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Abolish fuel subsidies only if Petronas profits are distributed and shared equitably with each working Malaysian with incomes less than RM 3,000 per month receives RM 3,000 yearly


Press Statement

by Lim Guan Eng



(Melaka, Thursday) : Domestic Trade and Consumer Affairs Minister Datuk Shafie Apdal had given the clearest indication of a rise in fuel prices next year when he said that the Government might not be able to continue giving fuel subsidies following the rise in record fuel prices to more than US$88 per barrel this week. In view of the high international oil price and other factors.

Whilst it may be economically unrealistic to expect any government to perpetually subsidize petroleum and gas without limit, it is socially unrealistic to expect the poor to survive without any assistance once the subsidies are removed. What is economically justifiable can not be socially justifiable if the poor are not given any financial assistance to counter inflationary impact from removal of gas subsidies.

However, the government can only abolish the yearly RM 27 billion fuel and gas subsidies to allow market pricing by distributing the RM 27 billion savings to the poor and Malaysians earning less than RM 3,00 per month to reduce their financial burden of inflation. With the rise of international price of oil to more than US$88 per barrel, the government can no longer sustain the subsidies paid which also benefits the wealthy.

The government would have to pay RM 14 billion in subsidies with Petronas paying an extra RM 13 billion as gas subsidies. For financial year ended March 31 2007, Petronas' gas subsidy totaled RM15.6 billion, up 9.1% from RM14.3 billion in 2006. The RM 15.6 billion was given to TNB with RM 5 billion, IPPs RM 6.7 billion and non-power sector (small-industries, residential. and commercial users) RM 3.9 billion.

Is it in the national interest that IPPs should benefit RM 6.7 billion in gas subsidies in 2007 and earn huge profits without returning any benefits back to Malaysians? Petronas' cumulative subsidy since 1997 amount to RM 58.2 billion, of which RM 48.8 billion was to the power sector and RM 9.4 billion to the non-power sector. Subsidies are part of socio-economic measures meant to help the poor. Something is very wrong when subsidies are offered to huge companies to further pad their extra-ordinary profits.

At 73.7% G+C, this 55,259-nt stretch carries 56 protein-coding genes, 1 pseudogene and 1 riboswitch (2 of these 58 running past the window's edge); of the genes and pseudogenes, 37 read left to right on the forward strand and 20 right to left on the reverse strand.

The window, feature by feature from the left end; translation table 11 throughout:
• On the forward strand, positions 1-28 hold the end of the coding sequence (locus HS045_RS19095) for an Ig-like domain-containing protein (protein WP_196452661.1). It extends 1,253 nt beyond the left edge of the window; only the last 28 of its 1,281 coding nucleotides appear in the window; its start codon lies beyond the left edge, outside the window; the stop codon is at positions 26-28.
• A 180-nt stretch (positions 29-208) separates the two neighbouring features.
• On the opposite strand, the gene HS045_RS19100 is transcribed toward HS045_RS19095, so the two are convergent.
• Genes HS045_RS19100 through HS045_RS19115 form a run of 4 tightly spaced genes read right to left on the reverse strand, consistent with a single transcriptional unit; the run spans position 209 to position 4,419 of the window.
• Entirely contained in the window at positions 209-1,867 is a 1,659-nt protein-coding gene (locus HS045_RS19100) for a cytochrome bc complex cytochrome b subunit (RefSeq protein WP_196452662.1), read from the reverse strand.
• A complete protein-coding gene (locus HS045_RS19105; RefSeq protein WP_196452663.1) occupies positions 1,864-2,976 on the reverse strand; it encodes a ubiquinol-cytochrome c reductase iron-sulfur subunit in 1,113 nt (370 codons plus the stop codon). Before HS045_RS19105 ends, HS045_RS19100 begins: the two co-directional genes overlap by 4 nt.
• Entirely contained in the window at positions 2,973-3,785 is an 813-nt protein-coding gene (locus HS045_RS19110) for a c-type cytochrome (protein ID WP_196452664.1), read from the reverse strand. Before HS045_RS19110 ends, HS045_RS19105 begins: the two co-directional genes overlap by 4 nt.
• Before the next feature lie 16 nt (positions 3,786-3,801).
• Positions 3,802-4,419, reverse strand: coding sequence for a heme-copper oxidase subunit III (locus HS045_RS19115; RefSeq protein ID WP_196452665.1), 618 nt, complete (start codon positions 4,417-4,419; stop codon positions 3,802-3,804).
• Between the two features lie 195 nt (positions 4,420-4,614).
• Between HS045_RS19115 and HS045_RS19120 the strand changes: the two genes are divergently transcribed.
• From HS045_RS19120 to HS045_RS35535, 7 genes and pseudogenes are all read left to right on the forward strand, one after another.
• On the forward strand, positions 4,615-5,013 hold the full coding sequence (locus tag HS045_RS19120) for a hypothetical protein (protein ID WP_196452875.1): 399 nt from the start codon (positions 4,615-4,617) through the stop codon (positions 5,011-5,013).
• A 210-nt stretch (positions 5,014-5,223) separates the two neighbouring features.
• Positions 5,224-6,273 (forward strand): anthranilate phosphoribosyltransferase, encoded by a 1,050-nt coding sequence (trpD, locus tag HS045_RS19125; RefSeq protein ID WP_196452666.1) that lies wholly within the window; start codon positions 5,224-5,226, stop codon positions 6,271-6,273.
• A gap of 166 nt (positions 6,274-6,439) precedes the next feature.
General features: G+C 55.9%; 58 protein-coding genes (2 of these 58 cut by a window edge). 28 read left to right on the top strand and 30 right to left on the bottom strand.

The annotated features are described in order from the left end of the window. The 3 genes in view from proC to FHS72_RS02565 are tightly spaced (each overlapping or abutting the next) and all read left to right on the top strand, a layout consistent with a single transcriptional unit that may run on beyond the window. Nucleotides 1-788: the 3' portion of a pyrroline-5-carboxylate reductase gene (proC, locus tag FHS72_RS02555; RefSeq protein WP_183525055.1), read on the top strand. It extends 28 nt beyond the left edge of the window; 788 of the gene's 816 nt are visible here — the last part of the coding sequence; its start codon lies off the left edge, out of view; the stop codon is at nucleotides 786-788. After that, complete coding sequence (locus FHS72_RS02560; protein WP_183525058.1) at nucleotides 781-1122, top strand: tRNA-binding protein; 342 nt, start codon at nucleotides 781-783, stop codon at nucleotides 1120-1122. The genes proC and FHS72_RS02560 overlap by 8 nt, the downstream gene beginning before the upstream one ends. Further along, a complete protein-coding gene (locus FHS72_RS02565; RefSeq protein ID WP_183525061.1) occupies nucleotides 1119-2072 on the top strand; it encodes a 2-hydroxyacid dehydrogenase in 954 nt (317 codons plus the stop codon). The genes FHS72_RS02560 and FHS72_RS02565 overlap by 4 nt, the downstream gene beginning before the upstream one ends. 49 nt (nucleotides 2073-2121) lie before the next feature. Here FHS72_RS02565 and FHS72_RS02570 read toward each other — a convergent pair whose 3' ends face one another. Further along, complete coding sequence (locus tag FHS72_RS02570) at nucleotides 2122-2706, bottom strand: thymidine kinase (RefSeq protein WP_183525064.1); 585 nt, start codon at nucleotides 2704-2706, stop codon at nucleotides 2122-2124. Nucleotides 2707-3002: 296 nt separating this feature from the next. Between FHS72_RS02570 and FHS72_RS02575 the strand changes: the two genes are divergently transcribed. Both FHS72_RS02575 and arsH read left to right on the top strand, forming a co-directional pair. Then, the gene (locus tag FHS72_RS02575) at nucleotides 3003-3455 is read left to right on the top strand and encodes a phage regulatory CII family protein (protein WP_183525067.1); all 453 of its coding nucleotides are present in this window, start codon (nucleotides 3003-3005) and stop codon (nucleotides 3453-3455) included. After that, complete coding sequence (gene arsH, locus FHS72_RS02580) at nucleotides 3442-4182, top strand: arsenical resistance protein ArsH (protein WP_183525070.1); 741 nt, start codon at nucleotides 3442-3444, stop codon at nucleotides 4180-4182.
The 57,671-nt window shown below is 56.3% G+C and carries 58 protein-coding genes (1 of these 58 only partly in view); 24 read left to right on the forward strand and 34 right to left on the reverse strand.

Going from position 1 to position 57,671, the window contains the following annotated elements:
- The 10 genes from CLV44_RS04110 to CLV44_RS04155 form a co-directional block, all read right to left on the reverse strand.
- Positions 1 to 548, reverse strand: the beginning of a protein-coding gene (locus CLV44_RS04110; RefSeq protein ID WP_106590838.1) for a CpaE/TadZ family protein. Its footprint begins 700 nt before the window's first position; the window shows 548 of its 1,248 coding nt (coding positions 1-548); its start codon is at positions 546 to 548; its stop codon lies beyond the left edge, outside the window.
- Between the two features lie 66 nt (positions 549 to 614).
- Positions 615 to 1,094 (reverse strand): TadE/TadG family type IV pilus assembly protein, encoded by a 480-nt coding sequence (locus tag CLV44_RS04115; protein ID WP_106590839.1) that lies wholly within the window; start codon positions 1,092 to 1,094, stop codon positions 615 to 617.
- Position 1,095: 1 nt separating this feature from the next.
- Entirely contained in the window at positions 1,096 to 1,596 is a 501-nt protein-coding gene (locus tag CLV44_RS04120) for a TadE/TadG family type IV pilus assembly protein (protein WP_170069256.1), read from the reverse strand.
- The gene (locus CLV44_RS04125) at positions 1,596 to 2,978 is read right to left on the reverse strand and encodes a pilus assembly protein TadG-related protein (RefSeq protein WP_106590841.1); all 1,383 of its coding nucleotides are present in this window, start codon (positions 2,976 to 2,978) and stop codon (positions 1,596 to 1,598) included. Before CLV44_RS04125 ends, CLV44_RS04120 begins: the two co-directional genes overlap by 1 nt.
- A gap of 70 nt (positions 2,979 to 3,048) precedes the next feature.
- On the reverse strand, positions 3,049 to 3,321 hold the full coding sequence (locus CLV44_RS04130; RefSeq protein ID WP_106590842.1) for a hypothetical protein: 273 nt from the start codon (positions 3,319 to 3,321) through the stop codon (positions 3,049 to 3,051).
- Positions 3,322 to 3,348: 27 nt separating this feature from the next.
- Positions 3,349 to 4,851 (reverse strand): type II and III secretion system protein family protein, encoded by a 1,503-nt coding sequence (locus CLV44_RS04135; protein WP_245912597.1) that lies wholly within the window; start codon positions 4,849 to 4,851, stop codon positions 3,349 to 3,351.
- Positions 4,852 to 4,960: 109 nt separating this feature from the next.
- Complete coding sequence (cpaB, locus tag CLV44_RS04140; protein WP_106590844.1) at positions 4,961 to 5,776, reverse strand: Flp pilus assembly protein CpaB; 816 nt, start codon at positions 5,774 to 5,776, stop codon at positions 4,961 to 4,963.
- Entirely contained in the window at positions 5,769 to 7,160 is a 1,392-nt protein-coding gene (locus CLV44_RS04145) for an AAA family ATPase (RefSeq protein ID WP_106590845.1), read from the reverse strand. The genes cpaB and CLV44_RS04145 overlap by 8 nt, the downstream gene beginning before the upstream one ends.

In view of the high costs from smuggling and loss of efficiency from fuel subsidies, DAP would only support the abolition of subsidies if the savings from the RM 27 billion spent on subsidies last year is shared with working Malaysians earning less than RM 3,000 per month. This would enable every working Malaysian and senior Malaysian who is above 60 years of age whose income is below RM 3,000 a month to get at least RM 3,000 a year to deal with rising inflation following the removal of subsidies. Better the RM 27 billion in savings from subsidies is shared with 27 million ordinary Malaysians of 9 million working Malaysians who earn less than RM 3,000 a month than parceled out to wealthy Malaysians and companies like the IPPs.

The time has come for Malaysians to take direct benefit from such oil revenues when Malaysians do not see how the RM 53.3 billion in taxes and dividends contributed by Petronas to the government this year is spent. There is no reason why Malaysians can not benefit directly from oil revenues when Malaysia is an oil exporter and an oil importer like Singapore without a single drop of oil can afford to distribute S$2,500 every year to poor and middle-class



* Lim Guan Eng, Secretary-General of DAP

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